Among the things people often do with their families and friends include visiting amusement parks like SeaWorld. These can be great places for entertainment, and fun for people of all ages. There are rides to enjoy at some of these parks, and many of them have all kinds of shows where it is possible to see animals doing tricks and performing amazing skills. The animals seem to be happy and so do the trainers. It can remind a person of the beauty of nature and how much the world has to offer, as well as just help them have a lot of fun for that particular day. The cost to get into these parks continues to go up, but that does not seem to stop anyone from visiting. Over time, it becomes more expensive to pay the trainers and take care of the animals, so it makes sense that the prices are rising. Most people are not upset by that, because they want to go and have fun.
However, most people do not take the time to think about the issues that may surround these types of entertainment. How the animals are treated and whether animals should even be kept in captivity at all are some of the biggest discussion points when it comes to amusement parks, circuses, and other establishments that house and train animals for fun and/or profit. Most people who visit places like SeaWorld every year are not there to check on the treatment of the animals. They are there to see the animals do tricks, which it appears the animals enjoy performing. A4 The recent documentary Blackfish, however, has brought to light some disturbing concerns about SeaWorld and the way its animals are treated, and it has also raised questions about wild animals in general and whether there is a serious danger (to people and the animals) when it comes to keeping these wild creatures in captivity – especially over a long period of time.
The Focus of the Film
Blackfish was created by Gabriela Cowperthwaite and premiered in January of 2013 at the Sundance Film Festival (Kohn) A5 . Since that time it has been picked up for a wider release by organizations such as CNN Films and Magnolia Pictures (Kohn). Its main focus is on the SeaWorld orca (A6 killer whale) Tilikum and how being in captivity affects wild animals. Since his capture in 1983, Tilikum has been involved in three deaths (Kohn). The most recent of those was the death of trainer Dawn Brancheau in 2010. (Kohn) SeaWorld's official stance on the death was that the trainer was targeted by the orca because her hair was in a ponytail (Kohn). That gave Tilikum something to grab hold of, and he ended up holding her under the water until she drown. The documentary does not focus solely on that issue however. Instead, it considers all of Tilikum's captivity. He was captured off the coast of Iceland, and there had been much alleged harassment by other whales when Tilikum was at Sealand of the Pacific, before being moved to SeaWorld (A7 Kohn, 2013).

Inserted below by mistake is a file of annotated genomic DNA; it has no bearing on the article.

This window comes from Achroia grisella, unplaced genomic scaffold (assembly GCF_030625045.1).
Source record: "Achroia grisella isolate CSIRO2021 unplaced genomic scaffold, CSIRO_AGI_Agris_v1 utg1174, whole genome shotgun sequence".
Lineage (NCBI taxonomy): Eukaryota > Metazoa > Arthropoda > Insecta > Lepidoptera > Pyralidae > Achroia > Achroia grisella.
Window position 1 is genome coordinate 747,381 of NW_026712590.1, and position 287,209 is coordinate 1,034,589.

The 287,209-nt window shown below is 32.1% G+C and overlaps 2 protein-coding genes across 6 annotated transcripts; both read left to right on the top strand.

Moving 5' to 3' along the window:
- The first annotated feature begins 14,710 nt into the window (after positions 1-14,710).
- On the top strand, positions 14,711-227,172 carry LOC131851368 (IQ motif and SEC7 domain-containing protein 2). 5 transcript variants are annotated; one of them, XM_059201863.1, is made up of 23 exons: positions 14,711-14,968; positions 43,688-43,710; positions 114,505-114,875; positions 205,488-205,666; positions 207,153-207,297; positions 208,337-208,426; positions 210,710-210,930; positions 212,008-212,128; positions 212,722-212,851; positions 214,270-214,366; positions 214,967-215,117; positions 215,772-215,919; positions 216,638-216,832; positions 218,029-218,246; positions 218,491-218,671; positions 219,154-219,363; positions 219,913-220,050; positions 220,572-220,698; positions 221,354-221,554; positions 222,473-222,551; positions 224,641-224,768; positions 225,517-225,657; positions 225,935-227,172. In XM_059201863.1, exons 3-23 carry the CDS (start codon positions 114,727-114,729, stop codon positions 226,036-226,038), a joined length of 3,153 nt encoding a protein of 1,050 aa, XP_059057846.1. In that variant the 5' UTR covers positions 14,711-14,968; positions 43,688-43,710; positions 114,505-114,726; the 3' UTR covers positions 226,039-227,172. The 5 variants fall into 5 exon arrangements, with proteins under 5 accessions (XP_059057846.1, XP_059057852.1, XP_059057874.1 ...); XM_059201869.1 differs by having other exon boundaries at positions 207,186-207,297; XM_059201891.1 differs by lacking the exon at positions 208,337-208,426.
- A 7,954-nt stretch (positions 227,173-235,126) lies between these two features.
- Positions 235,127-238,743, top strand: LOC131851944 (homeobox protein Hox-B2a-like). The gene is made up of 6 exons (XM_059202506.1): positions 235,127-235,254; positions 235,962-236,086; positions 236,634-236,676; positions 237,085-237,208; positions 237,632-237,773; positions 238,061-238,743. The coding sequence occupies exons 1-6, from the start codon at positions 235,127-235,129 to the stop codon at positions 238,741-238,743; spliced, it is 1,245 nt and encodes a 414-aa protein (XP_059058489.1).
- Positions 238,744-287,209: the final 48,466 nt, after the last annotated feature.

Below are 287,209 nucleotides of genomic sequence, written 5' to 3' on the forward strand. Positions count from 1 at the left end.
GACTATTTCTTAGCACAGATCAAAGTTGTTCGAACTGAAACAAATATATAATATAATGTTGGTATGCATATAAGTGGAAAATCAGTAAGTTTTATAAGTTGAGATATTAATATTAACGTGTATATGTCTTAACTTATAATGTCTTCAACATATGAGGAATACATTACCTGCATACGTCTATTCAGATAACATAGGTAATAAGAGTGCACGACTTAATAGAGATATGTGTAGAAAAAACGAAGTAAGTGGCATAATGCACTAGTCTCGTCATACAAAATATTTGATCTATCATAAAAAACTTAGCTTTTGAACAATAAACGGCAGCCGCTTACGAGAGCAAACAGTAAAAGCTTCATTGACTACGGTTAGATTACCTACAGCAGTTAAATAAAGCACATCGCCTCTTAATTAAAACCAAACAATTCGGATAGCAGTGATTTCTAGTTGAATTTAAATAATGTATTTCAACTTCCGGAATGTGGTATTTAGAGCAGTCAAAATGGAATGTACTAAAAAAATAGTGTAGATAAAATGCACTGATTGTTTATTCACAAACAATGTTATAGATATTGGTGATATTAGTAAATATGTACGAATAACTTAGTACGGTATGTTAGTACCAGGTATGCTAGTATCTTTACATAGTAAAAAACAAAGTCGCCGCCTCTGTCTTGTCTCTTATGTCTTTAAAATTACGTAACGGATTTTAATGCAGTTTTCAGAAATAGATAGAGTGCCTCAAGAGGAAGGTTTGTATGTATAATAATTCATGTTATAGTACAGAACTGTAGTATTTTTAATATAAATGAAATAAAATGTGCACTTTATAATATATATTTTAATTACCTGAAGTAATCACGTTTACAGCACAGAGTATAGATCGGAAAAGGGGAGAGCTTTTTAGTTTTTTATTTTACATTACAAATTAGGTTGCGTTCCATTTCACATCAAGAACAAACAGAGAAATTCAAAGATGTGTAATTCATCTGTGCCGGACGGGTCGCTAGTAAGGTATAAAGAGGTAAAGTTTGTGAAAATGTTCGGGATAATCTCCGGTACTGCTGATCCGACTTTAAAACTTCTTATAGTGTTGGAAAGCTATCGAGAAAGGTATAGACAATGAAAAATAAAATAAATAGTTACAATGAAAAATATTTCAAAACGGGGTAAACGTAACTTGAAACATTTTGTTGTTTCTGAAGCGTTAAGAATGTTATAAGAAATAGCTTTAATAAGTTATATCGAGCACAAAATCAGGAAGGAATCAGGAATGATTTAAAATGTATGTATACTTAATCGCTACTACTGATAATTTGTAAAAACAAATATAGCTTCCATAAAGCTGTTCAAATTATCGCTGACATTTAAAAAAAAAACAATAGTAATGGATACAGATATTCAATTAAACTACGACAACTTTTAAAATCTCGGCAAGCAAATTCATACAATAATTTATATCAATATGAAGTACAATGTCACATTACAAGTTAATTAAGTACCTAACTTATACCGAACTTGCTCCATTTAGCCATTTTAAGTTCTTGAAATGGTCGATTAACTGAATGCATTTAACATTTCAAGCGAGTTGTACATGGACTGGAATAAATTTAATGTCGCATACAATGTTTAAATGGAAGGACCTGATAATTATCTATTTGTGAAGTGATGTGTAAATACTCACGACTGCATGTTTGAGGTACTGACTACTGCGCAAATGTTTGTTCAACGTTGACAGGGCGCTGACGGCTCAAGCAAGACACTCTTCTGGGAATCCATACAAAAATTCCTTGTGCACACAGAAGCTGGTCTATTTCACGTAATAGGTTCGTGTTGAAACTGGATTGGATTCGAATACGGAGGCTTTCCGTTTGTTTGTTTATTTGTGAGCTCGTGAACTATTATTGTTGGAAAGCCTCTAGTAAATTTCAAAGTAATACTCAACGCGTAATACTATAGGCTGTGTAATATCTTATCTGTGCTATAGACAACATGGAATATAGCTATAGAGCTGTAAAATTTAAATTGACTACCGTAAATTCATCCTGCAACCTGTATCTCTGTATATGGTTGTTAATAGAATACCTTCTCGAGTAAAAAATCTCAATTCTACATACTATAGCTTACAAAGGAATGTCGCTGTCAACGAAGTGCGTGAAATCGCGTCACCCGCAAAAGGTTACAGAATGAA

During that time, it was believed that the harassment had made Tilikum much more aggressive than he would have otherwise been if he had remained in the wild (Kohn). These statements are supported by information from Lori Marino of the Nonhuman Rights Project (Kohn). Of course, there is more to the dispute than just Tilikum's aggression and what may have caused it. Another issue is the length of time orcas typically live in captivity versus the length of time they generally live in the wild. SeaWorld has stated that captive orcas can live 50 years if they are female and 30 years if they are male, which are both very comparable to orcas in the wild (Kohn). The Blackfish documentary disputes this claim, however, with the belief that captive orcas do not survive as long as their counterparts who are allowed to remain in the wild (Kohn).
A8 SeaWorld Rebuttal
SeaWorld would not take part in the documentary, so determining what information was accurate and what was not based on actual facts and data proved difficult – and still does. Since the company refused to be a part of the documentary, it was not unexpected that the film would not be showcasing SeaWorld in its best light (Saperstein). In other words, SeaWorld had nothing to do with the film so it did not have the opportunity to ask for changes or prove any inaccuracies. That was the company's choice, though, and does not lead to any fault by the filmmaker. However, SeaWorld did make a statement to CNN about the Blackfish documentary. This statement said, in part: